Director-General Tedros Adhanom Ghebreyesus answered questions from journalists during a press briefing on the pandemic in Geneva, Switzerland, on Friday.
“If health workers work without PPEs, we are risking their lives, and that also risks the lives of the people they serve. It is criminal, and it is murder, and it has to stop,” he said.
His remarks were in the wake of local concerns regarding corruption and funds wastage in Kemsa’s purchase of PPEs for health workers and other people.
Dr Tedros also expressed hope that the coronavirus pandemic will end in two years.
The WHO boss reminded his audience that the Spanish flu, which killed an estimated 50 million people from 1918 to 1919 took two years to contain.
He noted, however, that the closelyknit social system across the world has given it a chance to spread rapidly from person to person as well as across communities.
“Of course, with more connectedness, the virus has a better chance of spreading, said Dr Tedros.
Dr Tedros added that modern advances in technology can shorten the period needed to bring the pandemic under control.
“We have the technology and the knowledge to stop it. We need to foster national unity and global solidarity in our efforts to handle the emergency brought about by the pandemic,” he said.
But according to Prof Mark Walport of the United Kingdom’s Scientific Advisory Group for Emergencies (Sage), the battle against Covid-19 is not over yet.
“Covid-19 is going to be with us forever in some form or another,” he said in a Saturday interview with the BBC.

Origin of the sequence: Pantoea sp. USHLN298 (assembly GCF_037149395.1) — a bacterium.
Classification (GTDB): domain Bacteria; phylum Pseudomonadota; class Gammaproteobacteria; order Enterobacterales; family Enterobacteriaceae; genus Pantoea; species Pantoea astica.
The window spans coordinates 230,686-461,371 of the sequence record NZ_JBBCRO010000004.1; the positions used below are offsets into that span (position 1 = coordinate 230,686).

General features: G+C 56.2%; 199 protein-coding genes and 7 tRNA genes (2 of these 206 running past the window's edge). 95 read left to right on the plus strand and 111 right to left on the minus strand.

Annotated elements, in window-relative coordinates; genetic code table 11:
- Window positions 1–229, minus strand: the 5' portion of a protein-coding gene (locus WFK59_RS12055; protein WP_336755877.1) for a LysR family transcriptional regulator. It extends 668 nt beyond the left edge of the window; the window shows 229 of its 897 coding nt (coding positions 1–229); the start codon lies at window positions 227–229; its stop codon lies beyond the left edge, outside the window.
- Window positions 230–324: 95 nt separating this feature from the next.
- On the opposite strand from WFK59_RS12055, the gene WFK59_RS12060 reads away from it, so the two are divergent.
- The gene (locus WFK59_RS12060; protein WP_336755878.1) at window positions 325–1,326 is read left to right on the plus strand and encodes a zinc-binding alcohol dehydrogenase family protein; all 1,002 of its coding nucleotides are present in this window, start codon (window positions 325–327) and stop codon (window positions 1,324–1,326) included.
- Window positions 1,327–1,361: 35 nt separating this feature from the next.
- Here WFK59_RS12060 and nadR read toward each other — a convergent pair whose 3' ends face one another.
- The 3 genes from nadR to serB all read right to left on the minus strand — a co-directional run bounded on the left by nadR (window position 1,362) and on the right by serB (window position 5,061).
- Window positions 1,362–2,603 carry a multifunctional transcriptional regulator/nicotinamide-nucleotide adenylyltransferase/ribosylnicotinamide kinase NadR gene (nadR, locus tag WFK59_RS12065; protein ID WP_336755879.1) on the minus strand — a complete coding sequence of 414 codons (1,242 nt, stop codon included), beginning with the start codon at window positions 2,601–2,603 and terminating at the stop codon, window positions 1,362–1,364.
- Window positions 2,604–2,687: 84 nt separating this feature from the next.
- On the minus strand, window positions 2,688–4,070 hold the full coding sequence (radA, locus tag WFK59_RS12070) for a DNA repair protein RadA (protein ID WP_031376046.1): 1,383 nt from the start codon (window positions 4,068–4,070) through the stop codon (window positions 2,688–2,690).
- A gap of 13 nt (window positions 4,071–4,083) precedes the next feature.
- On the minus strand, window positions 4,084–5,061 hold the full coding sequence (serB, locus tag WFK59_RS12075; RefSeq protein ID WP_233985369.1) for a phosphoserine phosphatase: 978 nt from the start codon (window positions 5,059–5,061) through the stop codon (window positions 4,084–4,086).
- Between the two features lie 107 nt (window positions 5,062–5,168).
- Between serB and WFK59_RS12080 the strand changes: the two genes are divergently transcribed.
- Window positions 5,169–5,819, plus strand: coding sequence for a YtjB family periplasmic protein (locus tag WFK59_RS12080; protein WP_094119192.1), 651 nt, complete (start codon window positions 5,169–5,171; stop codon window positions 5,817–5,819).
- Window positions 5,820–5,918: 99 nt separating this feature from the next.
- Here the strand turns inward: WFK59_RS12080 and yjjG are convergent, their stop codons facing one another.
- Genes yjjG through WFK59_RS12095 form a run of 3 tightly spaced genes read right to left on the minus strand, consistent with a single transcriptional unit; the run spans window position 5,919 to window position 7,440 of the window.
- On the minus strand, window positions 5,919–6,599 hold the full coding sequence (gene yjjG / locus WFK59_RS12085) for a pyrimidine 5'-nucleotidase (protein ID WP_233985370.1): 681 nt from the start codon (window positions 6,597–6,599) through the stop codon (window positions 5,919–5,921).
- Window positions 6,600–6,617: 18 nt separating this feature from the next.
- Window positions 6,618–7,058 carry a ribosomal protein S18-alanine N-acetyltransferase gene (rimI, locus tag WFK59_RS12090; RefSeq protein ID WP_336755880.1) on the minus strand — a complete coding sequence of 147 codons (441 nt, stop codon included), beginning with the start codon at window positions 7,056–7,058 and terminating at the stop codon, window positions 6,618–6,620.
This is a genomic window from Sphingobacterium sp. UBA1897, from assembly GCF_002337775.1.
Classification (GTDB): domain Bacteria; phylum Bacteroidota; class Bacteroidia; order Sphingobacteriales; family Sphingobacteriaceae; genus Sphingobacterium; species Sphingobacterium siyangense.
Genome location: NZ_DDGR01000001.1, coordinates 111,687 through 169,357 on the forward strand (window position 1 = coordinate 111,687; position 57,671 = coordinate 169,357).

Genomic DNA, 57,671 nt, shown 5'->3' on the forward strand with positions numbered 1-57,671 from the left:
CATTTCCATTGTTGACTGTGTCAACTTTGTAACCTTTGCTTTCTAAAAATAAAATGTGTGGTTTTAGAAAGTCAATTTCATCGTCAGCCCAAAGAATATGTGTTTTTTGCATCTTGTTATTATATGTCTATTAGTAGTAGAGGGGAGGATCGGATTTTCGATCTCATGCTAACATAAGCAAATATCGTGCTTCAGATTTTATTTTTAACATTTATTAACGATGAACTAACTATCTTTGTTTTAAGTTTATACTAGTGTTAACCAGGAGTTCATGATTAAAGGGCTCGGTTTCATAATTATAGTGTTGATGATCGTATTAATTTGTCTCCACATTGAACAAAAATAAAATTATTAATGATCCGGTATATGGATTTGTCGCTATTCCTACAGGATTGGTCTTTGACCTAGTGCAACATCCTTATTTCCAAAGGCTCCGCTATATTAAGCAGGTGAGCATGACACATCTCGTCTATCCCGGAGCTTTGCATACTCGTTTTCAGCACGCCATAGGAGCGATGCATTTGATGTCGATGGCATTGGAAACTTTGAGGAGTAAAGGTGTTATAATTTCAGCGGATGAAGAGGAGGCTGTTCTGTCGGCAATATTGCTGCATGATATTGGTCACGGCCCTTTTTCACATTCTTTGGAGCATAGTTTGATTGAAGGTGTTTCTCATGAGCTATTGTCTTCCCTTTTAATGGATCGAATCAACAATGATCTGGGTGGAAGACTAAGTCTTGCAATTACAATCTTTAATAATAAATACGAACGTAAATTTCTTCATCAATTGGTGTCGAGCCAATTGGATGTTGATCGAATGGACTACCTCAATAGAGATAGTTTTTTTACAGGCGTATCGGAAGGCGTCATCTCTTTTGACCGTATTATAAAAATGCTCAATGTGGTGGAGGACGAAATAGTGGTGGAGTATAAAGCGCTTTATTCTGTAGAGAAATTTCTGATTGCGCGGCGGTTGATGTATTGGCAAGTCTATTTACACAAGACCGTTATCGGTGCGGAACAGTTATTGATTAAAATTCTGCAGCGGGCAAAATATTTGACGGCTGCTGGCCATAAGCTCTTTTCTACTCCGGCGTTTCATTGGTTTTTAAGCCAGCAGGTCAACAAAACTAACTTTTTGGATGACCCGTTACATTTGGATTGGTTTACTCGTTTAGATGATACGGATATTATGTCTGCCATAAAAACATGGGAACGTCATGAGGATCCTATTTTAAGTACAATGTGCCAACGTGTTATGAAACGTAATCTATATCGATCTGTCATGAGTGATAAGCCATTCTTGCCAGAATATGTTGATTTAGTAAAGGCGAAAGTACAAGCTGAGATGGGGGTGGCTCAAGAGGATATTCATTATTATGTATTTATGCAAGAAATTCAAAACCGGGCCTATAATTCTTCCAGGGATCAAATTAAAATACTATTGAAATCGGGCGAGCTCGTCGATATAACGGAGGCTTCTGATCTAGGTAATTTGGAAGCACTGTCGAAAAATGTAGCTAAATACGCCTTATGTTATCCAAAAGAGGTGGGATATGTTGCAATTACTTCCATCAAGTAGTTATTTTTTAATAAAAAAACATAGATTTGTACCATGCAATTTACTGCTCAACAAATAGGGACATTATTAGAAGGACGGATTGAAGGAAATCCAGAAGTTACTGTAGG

Prof Walport rooted for vaccination as the safest way out of the crisis.
People will need re-vaccination at regular intervals, just like they get shots to immunise them against the flu virus.”
An NTV report on alleged graft in the procurement of Covid-19 supplies sparked furore, with many Kenyans calling for investigations into allegations that several companies ripped big from procurement deals.
On Friday, police lobbed teargas canisters to disperse protesters from Uhuru Park’s Freedom Corner to protest the state’s apparent reluctance to take action on the alleged Covid millionaires.
Carrying banners and chanting slogans, the protesters demanded the arrest and prosecution of individuals behind companies that charged inflated prices for PPEs.
“We are tired of an endless stream of news detailing how much money is being lost in the emergency response efforts. This money could be used in a better way to fight the pandemic,”
said Buyer Beware administrator Wanjeri Nderu,one of the protest’s organisers.
Kemsa chief executive Jonah Manjari, directors Charles Juma (procurement) and Eliud Muriithi (commercial) were suspended as the Senate kicked off a probe into Kemsa’s purchase of PPEs worth Sh7.7 billion, alongside another probe by the Ethics and Anti- Corruption Commission (EACC).
Also in the spotlight is the construction of a warehouse worth Sh5.5 bn.
The saga has sparked various reactions from Kenyans, with ODM Secretary-General Edwin Sifuna firing a salvo at government critics for sensationalising the alleged corruption around it.